"Racing cars to win more cars," Terry says. "That's just gotta be the best thing on Earth."

Best Place To Contribute To The (Alleged) Delinquency Of A Minor

The Original Hamburger Works

The Music Man is a fine musical, but that Meredith Willson lyric "trouble starts with T and that rhymes with P and that stands for pool" has cast a dark pall on the upstanding game of billiards. We beg to differ, because words like "tenacity," "temperance," "tolerance" and "tertiary" don't exactly start with the letter J.

Indeed, "pockets mark the difference between a gentleman and a bum," and a young man's idle hours are better spent learning a game of skill and coordination that's not a carpal-tunnel-syndrome-inducing video game.

Most billiard palaces won't even allow minors a peek inside, but we've found a pool table that's easily accessible to kids at the Original Hamburger Works, located on the outdoor patio away from secondhand smoke, beer and guys named Fats, Philly and Moe. There's also a Ping-Pong table and horseshoes for those times when you've got to wait for the pool table to free up. The official eatery of the Phoenix Outlaws is a safe bet your kids won't grow up to be juvenile delinquents learning how to line up a bank shot.

On this ranch, they have some chickens, E-I-E-I-O. With a donkey here and a billy goat there, you name the domesticated farm animal, you can pet it and make it your friend. After communing with farm life, go on a hayride, have a cookout, or take in the wildlife (like Arizona's "first bird," the cactus wren). The ranch is located in the slightly cooler stretch of the Sonoran Desert, so it's one of the few places that you can be outdoors when the weather is hot. Or stay in the A/C and take a scenic driving tour. If you do some digging, you'll even learn about the little-known mystery of the Mormon Girl Mine. But what makes MacDonald's Ranch special isn't what it has, it's what it doesn't have. You won't find any mechanical farm equipment here, because the ranch still operates with true "horsepower." That's just cool.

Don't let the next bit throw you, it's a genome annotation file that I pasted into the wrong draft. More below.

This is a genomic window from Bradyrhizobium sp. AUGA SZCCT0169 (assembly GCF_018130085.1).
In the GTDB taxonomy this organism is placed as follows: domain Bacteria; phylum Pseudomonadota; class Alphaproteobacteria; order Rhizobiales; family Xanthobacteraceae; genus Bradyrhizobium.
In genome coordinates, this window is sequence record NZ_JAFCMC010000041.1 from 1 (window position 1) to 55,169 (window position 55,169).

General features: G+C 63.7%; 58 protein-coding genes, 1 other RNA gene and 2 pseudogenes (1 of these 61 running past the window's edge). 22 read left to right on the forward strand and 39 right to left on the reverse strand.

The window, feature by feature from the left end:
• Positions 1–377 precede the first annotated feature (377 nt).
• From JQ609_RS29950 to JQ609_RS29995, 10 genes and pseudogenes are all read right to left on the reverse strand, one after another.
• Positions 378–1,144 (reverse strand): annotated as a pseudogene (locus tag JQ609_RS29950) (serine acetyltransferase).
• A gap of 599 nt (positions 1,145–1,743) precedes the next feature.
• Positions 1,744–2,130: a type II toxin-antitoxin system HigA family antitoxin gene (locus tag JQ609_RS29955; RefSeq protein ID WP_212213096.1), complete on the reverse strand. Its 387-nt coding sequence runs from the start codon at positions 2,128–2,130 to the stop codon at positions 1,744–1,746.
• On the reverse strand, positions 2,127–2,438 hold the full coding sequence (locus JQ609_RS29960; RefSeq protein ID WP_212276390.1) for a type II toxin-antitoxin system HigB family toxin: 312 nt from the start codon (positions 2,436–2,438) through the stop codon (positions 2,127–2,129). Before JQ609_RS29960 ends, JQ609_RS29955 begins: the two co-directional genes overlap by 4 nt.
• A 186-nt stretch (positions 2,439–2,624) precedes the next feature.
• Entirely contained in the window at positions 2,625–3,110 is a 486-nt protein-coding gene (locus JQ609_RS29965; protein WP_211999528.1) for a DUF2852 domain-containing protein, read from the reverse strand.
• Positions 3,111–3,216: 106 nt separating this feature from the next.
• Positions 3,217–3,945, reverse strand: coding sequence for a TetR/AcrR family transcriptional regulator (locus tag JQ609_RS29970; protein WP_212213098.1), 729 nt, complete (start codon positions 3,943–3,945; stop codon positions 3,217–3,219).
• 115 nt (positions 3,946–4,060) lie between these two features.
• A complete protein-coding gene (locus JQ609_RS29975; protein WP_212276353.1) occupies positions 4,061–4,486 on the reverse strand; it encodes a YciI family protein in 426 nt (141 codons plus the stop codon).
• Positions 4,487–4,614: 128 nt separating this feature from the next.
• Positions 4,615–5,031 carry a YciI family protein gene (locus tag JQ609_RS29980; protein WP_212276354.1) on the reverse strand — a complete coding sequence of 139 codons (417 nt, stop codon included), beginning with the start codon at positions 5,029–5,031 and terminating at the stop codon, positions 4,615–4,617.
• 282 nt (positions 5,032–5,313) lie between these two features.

Fiddlesticks Family Fun Park
Sure, there are plenty of places that can boast "Fun" as their middle name. But Fiddlesticks in Scottsdale can claim it as its first and last name as well. The main draw of this seven-acre family fun park is the 4,000 square feet devoted to Atlantis Laser Odyssey, a state-of-the-art laser tag adventure game that becomes a matter of familial pride when another brood gets it in their heads to make you and your kids their quarry.

While the lure of bumper boats, batting cages and go-carts you need a license to drive makes this park a top draw for preteen parties, it's also ideal for toddlers. The park's Kiddie Land offers six flagship rides including Flying Dumbo Elephants, the Miner Mike Roller Coaster and rookie go-carts. Value Packages are $16 for guests 60 inches and taller, $12 for guests 36 to 59 inches tall, with an additional $3.50 for the laser tag. You could probably make a case for the Value Package 2 if you're a short dad, but then they might not waive the height requirement for the go-carts.